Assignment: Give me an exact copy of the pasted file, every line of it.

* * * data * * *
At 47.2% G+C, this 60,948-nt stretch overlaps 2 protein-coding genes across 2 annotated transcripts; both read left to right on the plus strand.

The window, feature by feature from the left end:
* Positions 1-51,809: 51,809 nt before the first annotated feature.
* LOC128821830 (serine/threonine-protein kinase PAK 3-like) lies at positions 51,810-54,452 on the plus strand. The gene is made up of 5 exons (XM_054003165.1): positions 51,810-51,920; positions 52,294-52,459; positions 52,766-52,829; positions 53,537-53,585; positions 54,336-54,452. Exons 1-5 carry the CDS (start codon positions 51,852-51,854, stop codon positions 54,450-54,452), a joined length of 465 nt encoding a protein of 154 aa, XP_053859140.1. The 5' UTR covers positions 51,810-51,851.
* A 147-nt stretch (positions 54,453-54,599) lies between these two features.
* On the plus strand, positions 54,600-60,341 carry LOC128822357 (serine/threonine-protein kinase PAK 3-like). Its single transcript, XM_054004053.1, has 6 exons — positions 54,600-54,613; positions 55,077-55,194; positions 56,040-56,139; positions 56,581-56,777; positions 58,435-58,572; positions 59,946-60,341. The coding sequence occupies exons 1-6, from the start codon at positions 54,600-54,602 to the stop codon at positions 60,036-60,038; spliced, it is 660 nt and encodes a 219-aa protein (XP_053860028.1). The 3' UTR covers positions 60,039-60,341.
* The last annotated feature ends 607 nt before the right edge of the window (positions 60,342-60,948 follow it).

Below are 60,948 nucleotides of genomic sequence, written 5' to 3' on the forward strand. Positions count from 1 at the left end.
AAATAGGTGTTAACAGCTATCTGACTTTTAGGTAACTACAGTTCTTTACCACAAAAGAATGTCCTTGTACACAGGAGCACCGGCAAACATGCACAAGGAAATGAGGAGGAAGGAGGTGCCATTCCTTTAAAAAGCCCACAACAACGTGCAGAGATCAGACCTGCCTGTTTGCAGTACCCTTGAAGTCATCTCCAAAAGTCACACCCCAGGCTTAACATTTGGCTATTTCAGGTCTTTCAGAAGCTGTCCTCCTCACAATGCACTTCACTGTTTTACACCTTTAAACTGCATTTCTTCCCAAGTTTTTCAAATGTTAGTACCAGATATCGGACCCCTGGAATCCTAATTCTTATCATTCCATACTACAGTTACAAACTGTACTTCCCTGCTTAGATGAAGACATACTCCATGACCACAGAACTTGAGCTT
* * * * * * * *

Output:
At 47.2% G+C, this 60,948-nt stretch overlaps 2 protein-coding genes across 2 annotated transcripts; both read left to right on the plus strand.

The window, feature by feature from the left end:
* Positions 1-51,809: 51,809 nt before the first annotated feature.
* LOC128821830 (serine/threonine-protein kinase PAK 3-like) lies at positions 51,810-54,452 on the plus strand. The gene is made up of 5 exons (XM_054003165.1): positions 51,810-51,920; positions 52,294-52,459; positions 52,766-52,829; positions 53,537-53,585; positions 54,336-54,452. Exons 1-5 carry the CDS (start codon positions 51,852-51,854, stop codon positions 54,450-54,452), a joined length of 465 nt encoding a protein of 154 aa, XP_053859140.1. The 5' UTR covers positions 51,810-51,851.
* A 147-nt stretch (positions 54,453-54,599) lies between these two features.
* On the plus strand, positions 54,600-60,341 carry LOC128822357 (serine/threonine-protein kinase PAK 3-like). Its single transcript, XM_054004053.1, has 6 exons — positions 54,600-54,613; positions 55,077-55,194; positions 56,040-56,139; positions 56,581-56,777; positions 58,435-58,572; positions 59,946-60,341. The coding sequence occupies exons 1-6, from the start codon at positions 54,600-54,602 to the stop codon at positions 60,036-60,038; spliced, it is 660 nt and encodes a 219-aa protein (XP_053860028.1). The 3' UTR covers positions 60,039-60,341.
* The last annotated feature ends 607 nt before the right edge of the window (positions 60,342-60,948 follow it).

Below are 60,948 nucleotides of genomic sequence, written 5' to 3' on the forward strand. Positions count from 1 at the left end.
AAATAGGTGTTAACAGCTATCTGACTTTTAGGTAACTACAGTTCTTTACCACAAAAGAATGTCCTTGTACACAGGAGCACCGGCAAACATGCACAAGGAAATGAGGAGGAAGGAGGTGCCATTCCTTTAAAAAGCCCACAACAACGTGCAGAGATCAGACCTGCCTGTTTGCAGTACCCTTGAAGTCATCTCCAAAAGTCACACCCCAGGCTTAACATTTGGCTATTTCAGGTCTTTCAGAAGCTGTCCTCCTCACAATGCACTTCACTGTTTTACACCTTTAAACTGCATTTCTTCCCAAGTTTTTCAAATGTTAGTACCAGATATCGGACCCCTGGAATCCTAATTCTTATCATTCCATACTACAGTTACAAACTGTACTTCCCTGCTTAGATGAAGACATACTCCATGACCACAGAACTTGAGCTT